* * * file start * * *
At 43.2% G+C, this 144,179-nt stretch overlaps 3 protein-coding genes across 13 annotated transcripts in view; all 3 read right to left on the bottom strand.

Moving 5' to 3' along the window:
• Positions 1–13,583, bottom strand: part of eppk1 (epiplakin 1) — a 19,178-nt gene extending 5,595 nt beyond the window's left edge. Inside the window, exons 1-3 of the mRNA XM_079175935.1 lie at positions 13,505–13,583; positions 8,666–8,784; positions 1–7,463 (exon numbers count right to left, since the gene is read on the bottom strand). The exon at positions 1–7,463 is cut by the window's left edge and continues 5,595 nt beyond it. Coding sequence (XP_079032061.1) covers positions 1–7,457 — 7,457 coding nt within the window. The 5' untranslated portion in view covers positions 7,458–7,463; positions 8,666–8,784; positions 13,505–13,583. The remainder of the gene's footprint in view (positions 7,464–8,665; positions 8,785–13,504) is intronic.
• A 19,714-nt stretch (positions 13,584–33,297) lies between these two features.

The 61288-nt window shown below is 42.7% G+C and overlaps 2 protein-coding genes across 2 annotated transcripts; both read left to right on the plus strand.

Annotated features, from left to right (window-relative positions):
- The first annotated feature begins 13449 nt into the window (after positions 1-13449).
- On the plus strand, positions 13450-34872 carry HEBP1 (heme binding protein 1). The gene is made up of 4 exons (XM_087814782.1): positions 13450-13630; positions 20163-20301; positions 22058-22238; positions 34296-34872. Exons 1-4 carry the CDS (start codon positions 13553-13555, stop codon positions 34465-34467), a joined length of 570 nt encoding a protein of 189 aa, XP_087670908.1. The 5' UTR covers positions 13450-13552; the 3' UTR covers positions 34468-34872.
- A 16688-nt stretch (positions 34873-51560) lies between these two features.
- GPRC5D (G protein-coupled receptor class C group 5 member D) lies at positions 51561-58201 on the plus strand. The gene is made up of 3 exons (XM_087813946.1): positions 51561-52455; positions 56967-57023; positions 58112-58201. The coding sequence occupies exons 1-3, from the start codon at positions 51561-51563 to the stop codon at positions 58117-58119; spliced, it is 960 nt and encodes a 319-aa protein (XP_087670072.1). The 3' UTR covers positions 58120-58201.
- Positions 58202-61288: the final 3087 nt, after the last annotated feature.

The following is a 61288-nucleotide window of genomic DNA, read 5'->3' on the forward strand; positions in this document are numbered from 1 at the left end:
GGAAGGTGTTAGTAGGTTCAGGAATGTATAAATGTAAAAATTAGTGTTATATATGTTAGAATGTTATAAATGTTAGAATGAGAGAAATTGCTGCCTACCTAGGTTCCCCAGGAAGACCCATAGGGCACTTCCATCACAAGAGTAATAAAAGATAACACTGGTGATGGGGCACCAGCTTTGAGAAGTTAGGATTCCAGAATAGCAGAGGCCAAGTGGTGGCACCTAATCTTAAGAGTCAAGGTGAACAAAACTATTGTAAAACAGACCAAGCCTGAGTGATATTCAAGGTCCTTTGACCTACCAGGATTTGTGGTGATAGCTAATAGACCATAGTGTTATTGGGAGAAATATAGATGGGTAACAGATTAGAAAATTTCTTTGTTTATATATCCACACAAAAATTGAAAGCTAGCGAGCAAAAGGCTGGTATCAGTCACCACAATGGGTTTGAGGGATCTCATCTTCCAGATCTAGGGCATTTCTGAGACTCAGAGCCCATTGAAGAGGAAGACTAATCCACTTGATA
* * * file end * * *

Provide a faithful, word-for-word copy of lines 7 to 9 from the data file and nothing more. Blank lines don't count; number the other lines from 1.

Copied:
- The first annotated feature begins 13449 nt into the window (after positions 1-13449).
- On the plus strand, positions 13450-34872 carry HEBP1 (heme binding protein 1). The gene is made up of 4 exons (XM_087814782.1): positions 13450-13630; positions 20163-20301; positions 22058-22238; positions 34296-34872. Exons 1-4 carry the CDS (start codon positions 13553-13555, stop codon positions 34465-34467), a joined length of 570 nt encoding a protein of 189 aa, XP_087670908.1. The 5' UTR covers positions 13450-13552; the 3' UTR covers positions 34468-34872.
- A 16688-nt stretch (positions 34873-51560) lies between these two features.